The CRTC turned back the application of the Fair Play Coalition. The people have Canada have much to be grateful for in this.
It always seemed to me like a statute too far: using the Telecom Act to accomplish copyright policy objectives on behalf of broadcasters. The decision speaks for itself. It is gratifying that the arguments of the Internet Society, Canada Chapter, are mentioned and have been considered favourably.
What also strikes me is the contrast between the kinds of arguments that can be made about common carriers, who have legal obligations of non-discrimination, and the content distribution networks (Google, Akamai, Facebook, Cloudflare and so forth), who have none.
It is evident to me that I have no solution to the power of the content distribution networks, nor the bias-engendering social justice warriors of Google. Look up “machine learning fairness” as Google tells us how to un-bias search. You can see the results here: machine learning fairness. Check the video.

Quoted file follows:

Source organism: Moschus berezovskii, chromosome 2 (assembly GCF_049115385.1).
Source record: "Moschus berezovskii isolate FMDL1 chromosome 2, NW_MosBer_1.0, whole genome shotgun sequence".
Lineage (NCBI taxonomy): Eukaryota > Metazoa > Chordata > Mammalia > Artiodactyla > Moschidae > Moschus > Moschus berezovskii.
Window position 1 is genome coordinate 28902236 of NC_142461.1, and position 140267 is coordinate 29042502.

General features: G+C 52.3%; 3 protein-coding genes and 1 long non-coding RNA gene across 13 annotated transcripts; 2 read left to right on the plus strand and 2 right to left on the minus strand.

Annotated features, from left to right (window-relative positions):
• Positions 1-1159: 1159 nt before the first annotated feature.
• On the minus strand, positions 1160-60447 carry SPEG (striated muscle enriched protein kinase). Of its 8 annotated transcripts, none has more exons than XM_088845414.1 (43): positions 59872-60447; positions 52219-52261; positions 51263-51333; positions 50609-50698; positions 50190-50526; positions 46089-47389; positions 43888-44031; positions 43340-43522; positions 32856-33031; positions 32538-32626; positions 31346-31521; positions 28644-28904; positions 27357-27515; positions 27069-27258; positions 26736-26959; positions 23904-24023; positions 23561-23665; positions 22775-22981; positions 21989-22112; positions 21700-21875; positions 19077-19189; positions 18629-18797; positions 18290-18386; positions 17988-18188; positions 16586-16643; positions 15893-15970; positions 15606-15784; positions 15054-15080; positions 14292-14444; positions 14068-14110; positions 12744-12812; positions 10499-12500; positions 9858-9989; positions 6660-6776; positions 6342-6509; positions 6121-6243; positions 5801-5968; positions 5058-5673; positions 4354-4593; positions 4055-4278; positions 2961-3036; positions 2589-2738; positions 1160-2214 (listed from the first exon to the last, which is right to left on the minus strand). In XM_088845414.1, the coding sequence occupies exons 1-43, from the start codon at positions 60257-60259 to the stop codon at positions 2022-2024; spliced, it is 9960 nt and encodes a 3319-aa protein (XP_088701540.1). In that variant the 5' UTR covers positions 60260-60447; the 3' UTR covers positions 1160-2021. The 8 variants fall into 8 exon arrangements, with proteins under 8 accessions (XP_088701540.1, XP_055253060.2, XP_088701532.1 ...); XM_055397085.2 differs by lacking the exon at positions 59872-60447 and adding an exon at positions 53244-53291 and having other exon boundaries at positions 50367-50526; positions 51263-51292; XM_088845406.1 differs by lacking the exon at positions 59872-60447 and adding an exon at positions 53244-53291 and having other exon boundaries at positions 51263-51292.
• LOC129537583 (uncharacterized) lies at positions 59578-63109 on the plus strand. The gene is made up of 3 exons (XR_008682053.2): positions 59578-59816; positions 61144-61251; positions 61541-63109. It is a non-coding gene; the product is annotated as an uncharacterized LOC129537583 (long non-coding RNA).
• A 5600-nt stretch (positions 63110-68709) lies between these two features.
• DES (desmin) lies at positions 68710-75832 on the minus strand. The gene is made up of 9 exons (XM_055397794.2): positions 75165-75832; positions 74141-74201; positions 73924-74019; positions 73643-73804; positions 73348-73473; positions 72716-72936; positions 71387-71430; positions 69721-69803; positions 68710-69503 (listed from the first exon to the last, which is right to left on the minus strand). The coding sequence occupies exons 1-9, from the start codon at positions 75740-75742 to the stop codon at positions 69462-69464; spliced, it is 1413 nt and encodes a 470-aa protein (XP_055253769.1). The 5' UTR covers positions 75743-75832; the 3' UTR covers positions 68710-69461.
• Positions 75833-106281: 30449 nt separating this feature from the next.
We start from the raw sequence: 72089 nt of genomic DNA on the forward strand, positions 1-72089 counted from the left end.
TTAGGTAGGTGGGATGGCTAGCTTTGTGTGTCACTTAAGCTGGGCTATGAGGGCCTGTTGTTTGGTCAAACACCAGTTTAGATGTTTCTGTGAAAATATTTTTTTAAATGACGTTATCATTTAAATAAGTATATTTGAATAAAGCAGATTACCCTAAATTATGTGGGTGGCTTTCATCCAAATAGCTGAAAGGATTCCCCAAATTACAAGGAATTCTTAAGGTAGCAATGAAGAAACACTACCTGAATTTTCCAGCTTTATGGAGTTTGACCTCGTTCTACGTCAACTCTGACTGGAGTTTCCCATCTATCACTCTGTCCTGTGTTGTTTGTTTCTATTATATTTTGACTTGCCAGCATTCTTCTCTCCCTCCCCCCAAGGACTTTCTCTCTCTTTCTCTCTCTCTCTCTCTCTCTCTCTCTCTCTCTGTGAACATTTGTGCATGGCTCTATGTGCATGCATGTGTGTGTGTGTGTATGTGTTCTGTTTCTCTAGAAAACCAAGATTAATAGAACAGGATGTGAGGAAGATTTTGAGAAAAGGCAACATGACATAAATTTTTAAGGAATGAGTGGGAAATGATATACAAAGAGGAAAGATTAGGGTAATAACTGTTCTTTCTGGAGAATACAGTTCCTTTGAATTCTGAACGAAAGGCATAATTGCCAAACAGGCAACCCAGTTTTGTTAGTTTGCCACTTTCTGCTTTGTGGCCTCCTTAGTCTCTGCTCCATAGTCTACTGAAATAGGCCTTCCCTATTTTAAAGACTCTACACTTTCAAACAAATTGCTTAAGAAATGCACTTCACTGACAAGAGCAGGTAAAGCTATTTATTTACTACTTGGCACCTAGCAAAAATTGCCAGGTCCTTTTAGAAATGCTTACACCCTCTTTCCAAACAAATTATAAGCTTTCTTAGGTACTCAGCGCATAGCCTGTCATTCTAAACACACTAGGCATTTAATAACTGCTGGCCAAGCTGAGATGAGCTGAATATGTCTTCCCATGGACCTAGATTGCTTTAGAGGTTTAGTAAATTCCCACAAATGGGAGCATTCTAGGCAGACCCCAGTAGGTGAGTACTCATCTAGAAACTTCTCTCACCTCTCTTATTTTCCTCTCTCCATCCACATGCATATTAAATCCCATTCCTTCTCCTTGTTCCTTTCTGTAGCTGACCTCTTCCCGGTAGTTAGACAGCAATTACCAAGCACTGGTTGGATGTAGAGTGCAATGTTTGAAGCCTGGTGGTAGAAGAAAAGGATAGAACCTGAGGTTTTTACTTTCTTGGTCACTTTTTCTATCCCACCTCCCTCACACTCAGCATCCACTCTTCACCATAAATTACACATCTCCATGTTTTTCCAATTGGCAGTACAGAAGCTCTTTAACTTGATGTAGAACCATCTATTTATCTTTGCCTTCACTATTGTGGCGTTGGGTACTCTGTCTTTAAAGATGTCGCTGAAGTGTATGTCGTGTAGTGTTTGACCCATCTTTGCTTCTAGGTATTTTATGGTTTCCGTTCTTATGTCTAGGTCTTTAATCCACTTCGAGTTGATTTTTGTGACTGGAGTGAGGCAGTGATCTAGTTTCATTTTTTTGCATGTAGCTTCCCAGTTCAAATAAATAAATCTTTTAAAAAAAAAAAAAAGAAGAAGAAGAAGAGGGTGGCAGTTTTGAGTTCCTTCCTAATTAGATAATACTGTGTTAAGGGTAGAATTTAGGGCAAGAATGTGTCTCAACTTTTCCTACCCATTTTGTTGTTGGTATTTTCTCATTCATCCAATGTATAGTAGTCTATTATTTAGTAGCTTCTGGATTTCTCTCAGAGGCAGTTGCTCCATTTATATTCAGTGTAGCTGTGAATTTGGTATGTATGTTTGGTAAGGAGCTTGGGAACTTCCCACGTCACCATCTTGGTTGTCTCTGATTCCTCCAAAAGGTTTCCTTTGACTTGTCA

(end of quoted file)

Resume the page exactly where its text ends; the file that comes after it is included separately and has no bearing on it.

Search patterns are political constructs, and Google intends to supply them for you. “We’ve been working from preventing [search] technology from perpetuating negative human bias” says the video at 1:59. Thus for instance, run a Google picture search on the term ” American physicists”. You will find an absurd over-representation of African-American physicists.
Google will decide what is negative and offensive for you.
Compared to the contentious but relatively well-understood problems of telecommunications neutrality, search algorithms present a morass of political choices. We may be assured by Google that we will all be “part of the conversation”, as long as our views are not offensive to someone, somewhere.
I am grateful that we may be able to close the door on one problem. Behind another, however, lurks a seven headed dragon of Google’s idea of fairness, and entities of great power that have, in regards to search bias, no public legal obligations or oversight whatever.